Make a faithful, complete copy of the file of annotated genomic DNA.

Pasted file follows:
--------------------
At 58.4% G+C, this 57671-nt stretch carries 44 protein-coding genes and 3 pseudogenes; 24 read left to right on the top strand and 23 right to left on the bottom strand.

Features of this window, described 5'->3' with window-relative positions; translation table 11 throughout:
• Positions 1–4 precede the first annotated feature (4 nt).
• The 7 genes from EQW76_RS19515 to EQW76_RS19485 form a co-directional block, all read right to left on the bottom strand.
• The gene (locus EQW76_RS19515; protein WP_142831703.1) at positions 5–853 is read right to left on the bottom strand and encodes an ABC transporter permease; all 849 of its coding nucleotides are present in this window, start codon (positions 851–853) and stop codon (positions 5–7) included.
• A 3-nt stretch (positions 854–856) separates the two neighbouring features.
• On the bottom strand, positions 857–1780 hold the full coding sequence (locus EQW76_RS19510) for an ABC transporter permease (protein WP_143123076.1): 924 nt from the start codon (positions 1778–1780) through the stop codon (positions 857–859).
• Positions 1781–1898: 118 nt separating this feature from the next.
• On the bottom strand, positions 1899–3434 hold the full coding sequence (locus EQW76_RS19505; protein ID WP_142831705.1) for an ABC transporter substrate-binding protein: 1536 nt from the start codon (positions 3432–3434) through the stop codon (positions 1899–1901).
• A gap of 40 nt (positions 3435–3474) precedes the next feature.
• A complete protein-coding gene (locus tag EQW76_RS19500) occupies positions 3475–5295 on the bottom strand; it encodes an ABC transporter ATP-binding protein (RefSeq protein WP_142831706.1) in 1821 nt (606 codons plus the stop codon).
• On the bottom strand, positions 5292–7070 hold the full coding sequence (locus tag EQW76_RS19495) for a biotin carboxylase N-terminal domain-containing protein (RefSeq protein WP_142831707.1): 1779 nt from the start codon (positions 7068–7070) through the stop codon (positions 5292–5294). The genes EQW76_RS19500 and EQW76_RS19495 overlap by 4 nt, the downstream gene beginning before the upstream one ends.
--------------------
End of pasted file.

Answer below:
At 58.4% G+C, this 57671-nt stretch carries 44 protein-coding genes and 3 pseudogenes; 24 read left to right on the top strand and 23 right to left on the bottom strand.

Features of this window, described 5'->3' with window-relative positions; translation table 11 throughout:
• Positions 1–4 precede the first annotated feature (4 nt).
• The 7 genes from EQW76_RS19515 to EQW76_RS19485 form a co-directional block, all read right to left on the bottom strand.
• The gene (locus EQW76_RS19515; protein WP_142831703.1) at positions 5–853 is read right to left on the bottom strand and encodes an ABC transporter permease; all 849 of its coding nucleotides are present in this window, start codon (positions 851–853) and stop codon (positions 5–7) included.
• A 3-nt stretch (positions 854–856) separates the two neighbouring features.
• On the bottom strand, positions 857–1780 hold the full coding sequence (locus EQW76_RS19510) for an ABC transporter permease (protein WP_143123076.1): 924 nt from the start codon (positions 1778–1780) through the stop codon (positions 857–859).
• Positions 1781–1898: 118 nt separating this feature from the next.
• On the bottom strand, positions 1899–3434 hold the full coding sequence (locus EQW76_RS19505; protein ID WP_142831705.1) for an ABC transporter substrate-binding protein: 1536 nt from the start codon (positions 3432–3434) through the stop codon (positions 1899–1901).
• A gap of 40 nt (positions 3435–3474) precedes the next feature.
• A complete protein-coding gene (locus tag EQW76_RS19500) occupies positions 3475–5295 on the bottom strand; it encodes an ABC transporter ATP-binding protein (RefSeq protein WP_142831706.1) in 1821 nt (606 codons plus the stop codon).
• On the bottom strand, positions 5292–7070 hold the full coding sequence (locus tag EQW76_RS19495) for a biotin carboxylase N-terminal domain-containing protein (RefSeq protein WP_142831707.1): 1779 nt from the start codon (positions 7068–7070) through the stop codon (positions 5292–5294). The genes EQW76_RS19500 and EQW76_RS19495 overlap by 4 nt, the downstream gene beginning before the upstream one ends.